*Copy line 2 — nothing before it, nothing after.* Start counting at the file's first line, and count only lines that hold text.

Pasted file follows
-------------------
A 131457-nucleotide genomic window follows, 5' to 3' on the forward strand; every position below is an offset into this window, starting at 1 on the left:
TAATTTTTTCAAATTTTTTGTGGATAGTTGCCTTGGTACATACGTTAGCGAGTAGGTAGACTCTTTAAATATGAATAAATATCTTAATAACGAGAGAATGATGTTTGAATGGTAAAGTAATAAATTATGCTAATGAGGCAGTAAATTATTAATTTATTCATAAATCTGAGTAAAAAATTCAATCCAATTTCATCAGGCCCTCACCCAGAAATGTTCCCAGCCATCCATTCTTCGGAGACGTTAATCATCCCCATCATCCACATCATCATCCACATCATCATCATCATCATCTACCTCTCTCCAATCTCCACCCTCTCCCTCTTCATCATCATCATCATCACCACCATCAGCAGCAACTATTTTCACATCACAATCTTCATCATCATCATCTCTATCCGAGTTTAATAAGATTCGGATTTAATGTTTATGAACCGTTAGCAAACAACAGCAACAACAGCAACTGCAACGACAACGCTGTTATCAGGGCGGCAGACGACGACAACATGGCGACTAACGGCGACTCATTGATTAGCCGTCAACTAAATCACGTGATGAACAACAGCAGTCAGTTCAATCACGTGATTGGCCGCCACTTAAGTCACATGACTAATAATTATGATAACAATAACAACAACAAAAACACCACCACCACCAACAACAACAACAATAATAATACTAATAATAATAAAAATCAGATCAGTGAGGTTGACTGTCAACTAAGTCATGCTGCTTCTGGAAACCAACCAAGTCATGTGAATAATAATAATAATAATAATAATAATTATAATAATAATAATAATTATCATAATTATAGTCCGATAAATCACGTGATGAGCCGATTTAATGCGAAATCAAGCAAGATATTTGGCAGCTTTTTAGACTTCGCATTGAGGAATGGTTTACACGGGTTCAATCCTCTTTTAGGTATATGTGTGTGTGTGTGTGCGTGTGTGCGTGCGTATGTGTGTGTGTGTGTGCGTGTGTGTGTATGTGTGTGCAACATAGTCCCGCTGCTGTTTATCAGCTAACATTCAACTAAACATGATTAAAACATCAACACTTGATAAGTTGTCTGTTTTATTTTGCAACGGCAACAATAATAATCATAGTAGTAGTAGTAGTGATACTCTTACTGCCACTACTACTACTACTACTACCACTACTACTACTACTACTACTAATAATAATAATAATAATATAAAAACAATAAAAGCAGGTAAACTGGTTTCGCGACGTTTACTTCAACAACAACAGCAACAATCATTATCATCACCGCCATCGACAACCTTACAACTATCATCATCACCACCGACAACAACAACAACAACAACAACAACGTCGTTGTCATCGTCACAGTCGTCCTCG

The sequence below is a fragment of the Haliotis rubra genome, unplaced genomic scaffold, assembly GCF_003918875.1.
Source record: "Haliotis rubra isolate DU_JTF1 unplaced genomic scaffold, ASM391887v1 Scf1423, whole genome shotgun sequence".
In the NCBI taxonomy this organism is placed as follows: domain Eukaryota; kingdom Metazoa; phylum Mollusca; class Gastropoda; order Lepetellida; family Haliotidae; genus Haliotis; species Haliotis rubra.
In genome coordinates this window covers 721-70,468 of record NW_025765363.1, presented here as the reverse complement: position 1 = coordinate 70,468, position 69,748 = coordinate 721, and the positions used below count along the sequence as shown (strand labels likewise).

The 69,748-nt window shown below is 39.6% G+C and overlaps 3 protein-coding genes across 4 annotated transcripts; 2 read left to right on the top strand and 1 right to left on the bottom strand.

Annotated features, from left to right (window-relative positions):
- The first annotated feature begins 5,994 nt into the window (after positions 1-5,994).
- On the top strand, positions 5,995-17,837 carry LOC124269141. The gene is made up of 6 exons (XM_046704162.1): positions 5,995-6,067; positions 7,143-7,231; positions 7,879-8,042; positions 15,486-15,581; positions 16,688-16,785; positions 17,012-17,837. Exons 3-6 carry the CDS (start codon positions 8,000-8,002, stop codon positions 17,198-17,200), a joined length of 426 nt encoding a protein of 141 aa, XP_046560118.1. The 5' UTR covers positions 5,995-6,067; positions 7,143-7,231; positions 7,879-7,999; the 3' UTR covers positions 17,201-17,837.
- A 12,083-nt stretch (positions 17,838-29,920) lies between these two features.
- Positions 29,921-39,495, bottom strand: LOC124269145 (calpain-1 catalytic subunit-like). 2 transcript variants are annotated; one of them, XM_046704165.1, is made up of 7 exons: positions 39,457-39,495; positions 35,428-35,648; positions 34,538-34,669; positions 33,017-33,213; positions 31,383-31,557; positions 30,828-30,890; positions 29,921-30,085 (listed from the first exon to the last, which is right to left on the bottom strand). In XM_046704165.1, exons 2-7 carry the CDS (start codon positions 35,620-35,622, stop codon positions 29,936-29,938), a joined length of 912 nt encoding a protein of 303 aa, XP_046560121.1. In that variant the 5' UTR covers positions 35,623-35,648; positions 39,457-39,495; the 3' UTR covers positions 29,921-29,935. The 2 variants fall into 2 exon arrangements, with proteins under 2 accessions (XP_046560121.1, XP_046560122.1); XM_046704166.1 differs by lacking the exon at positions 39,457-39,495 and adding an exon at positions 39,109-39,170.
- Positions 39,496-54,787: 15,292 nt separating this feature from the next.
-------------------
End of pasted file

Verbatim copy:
TAATTTTTTCAAATTTTTTGTGGATAGTTGCCTTGGTACATACGTTAGCGAGTAGGTAGACTCTTTAAATATGAATAAATATCTTAATAACGAGAGAATGATGTTTGAATGGTAAAGTAATAAATTATGCTAATGAGGCAGTAAATTATTAATTTATTCATAAATCTGAGTAAAAAATTCAATCCAATTTCATCAGGCCCTCACCCAGAAATGTTCCCAGCCATCCATTCTTCGGAGACGTTAATCATCCCCATCATCCACATCATCATCCACATCATCATCATCATCATCTACCTCTCTCCAATCTCCACCCTCTCCCTCTTCATCATCATCATCATCACCACCATCAGCAGCAACTATTTTCACATCACAATCTTCATCATCATCATCTCTATCCGAGTTTAATAAGATTCGGATTTAATGTTTATGAACCGTTAGCAAACAACAGCAACAACAGCAACTGCAACGACAACGCTGTTATCAGGGCGGCAGACGACGACAACATGGCGACTAACGGCGACTCATTGATTAGCCGTCAACTAAATCACGTGATGAACAACAGCAGTCAGTTCAATCACGTGATTGGCCGCCACTTAAGTCACATGACTAATAATTATGATAACAATAACAACAACAAAAACACCACCACCACCAACAACAACAACAATAATAATACTAATAATAATAAAAATCAGATCAGTGAGGTTGACTGTCAACTAAGTCATGCTGCTTCTGGAAACCAACCAAGTCATGTGAATAATAATAATAATAATAATAATAATTATAATAATAATAATAATTATCATAATTATAGTCCGATAAATCACGTGATGAGCCGATTTAATGCGAAATCAAGCAAGATATTTGGCAGCTTTTTAGACTTCGCATTGAGGAATGGTTTACACGGGTTCAATCCTCTTTTAGGTATATGTGTGTGTGTGTGTGCGTGTGTGCGTGCGTATGTGTGTGTGTGTGTGCGTGTGTGTGTATGTGTGTGCAACATAGTCCCGCTGCTGTTTATCAGCTAACATTCAACTAAACATGATTAAAACATCAACACTTGATAAGTTGTCTGTTTTATTTTGCAACGGCAACAATAATAATCATAGTAGTAGTAGTAGTGATACTCTTACTGCCACTACTACTACTACTACTACCACTACTACTACTACTACTACTAATAATAATAATAATAATATAAAAACAATAAAAGCAGGTAAACTGGTTTCGCGACGTTTACTTCAACAACAACAGCAACAATCATTATCATCACCGCCATCGACAACCTTACAACTATCATCATCACCACCGACAACAACAACAACAACAACAACAACGTCGTTGTCATCGTCACAGTCGTCCTCG